What is Sickle Cell Anemia?
Sickle cell anemia is a disease where our blood’s red blood cells became deformed, they become rigid and sticky and their shape becomes like a crescent moon.
It is an inherited condition where both the copy of chromosomes from parents responsible for hemoglobin are mutated and if one is mutated they children will have a sickle cell trait.
What happens to the body while suffering from the disease?
Due to the shape and the properties of normal red blood cells (circular and flexible) they can move easily through tiniest blood vessels,but with sickle cell anemia the properties of red blood cells change and the due to their shape they have a higher chance of forming a clot in the blood vessels, these clots can be dangerous as they can block the flow of blood and oxygen to a certain organ. Due to the shape irregular shape of red blood cells in sickle cell anemia the hemoglobin can spill the oxygen in the bloodstream too, leading to an inadequate supply of oxygen to the organs.
This disease has multiple symptoms such as the patient can experience pain in joints, sudden pain in the chest, dizziness, fatigue, low oxygen in the body, malaise, inflamed fingers or toes, pallor, shortness of breath, or yellow skin and eyes and this disease, this disease can also increase the chances of a stroke severely.
How does this disease affect a patient’s daily life?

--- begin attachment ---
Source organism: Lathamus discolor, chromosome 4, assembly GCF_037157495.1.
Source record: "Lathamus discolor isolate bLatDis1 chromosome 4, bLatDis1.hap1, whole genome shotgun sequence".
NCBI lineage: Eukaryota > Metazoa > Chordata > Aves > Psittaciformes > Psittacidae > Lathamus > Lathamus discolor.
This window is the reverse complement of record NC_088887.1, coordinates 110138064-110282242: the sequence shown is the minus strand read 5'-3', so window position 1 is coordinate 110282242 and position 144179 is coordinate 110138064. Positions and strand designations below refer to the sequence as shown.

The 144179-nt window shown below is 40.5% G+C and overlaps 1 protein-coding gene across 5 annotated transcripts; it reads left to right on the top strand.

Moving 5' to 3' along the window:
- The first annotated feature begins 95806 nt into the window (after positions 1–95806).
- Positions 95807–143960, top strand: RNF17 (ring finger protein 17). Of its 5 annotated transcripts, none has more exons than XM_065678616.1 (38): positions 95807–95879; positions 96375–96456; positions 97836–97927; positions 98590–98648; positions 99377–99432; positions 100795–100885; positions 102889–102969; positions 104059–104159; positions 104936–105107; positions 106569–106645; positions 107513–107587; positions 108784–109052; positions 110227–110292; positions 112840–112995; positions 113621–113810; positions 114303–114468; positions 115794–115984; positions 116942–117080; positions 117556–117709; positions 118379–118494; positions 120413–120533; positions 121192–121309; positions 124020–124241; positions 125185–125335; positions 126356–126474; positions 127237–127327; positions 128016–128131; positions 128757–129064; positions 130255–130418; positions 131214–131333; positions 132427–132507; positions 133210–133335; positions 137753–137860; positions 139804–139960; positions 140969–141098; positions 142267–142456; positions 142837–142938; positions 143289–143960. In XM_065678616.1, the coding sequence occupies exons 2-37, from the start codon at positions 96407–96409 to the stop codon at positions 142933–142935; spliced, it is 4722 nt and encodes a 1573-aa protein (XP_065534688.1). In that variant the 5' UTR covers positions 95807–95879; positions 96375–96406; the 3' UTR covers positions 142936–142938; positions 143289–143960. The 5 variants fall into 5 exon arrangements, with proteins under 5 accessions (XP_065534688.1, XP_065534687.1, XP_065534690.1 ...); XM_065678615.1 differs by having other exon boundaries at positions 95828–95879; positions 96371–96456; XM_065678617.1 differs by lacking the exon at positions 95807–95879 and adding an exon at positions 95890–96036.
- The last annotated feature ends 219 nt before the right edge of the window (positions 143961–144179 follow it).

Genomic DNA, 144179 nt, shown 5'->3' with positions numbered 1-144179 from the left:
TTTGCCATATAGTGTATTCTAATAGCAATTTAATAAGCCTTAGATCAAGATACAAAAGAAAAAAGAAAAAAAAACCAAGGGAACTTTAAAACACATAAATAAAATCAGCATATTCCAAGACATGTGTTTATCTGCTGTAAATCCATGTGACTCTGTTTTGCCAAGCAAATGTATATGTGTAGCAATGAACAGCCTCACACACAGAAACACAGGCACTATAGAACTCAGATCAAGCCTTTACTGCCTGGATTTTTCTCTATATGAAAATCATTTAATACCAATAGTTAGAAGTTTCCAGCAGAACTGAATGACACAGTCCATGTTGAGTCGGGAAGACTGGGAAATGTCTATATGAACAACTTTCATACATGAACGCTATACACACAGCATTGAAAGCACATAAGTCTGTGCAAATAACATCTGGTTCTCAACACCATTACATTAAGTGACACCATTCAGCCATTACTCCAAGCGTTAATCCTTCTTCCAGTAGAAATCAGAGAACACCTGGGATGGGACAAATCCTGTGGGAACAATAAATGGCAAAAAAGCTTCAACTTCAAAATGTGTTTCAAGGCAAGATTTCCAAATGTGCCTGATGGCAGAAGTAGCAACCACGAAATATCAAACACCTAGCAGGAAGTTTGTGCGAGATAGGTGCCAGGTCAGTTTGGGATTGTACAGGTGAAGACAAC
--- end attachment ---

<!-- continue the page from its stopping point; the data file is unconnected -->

When suffering from this disease the quality of life of changes a lot, due to repetitive pain in the patients usually also suffer from clinical depression or anxiety which hampers their social relationships of their family and friends, and due to patient’s restrictions in daily functioning and neurocognitive impairment they usually go to behavioral therapy.
Kids suffering from sickle cell usually have stunted growth and late sexual maturity. Any and all major organs are affected by sickle cell disease. The liver, heart, kidneys, gallbladder, eyes, bones, and joints can suffer damage from the sickle cells and their inability to flow through the small blood vessels.
Medical treatments available for this disease?
There are many medications and treatment for pain relieve or stop some symptoms temporarily but this disease does not have any cure. Medications can be narcotics and treatment can involve chemotherapy, blood transfusion and rarely a bone marrow transfusion.
Diagnosis can be often challenging for a genetic disease, the professionals calculate the diagnosis upon the patient’s medical history, symptoms, physical exam, and laboratory test results.
Problems with medical treatment available?
But there are several problems with transplantation of bone marrow and blood transfusion. There can problems vary such as economically, ethically, culturally, socially and geographically. Economically when the patient is not having enough money to get a bone marrow or blood transfusion. Culturally when certain religious activities that forbid transplantation and transfusion. Ethically when people corrupt the system by the primary purpose of gaining profits in terms of doctors or when people pay more to skip the donor list and also the moralistic believes of the patient involved in this is taken into consideration. There can be problems with geography, like where the patient is living and are the hospitals in the area living up the standard or do they have certificates and documentation for certain treatments such as transfusion.
And even if everything above is not an issue, there is a long waiting list for getting the organs and the patient may not have much time left with.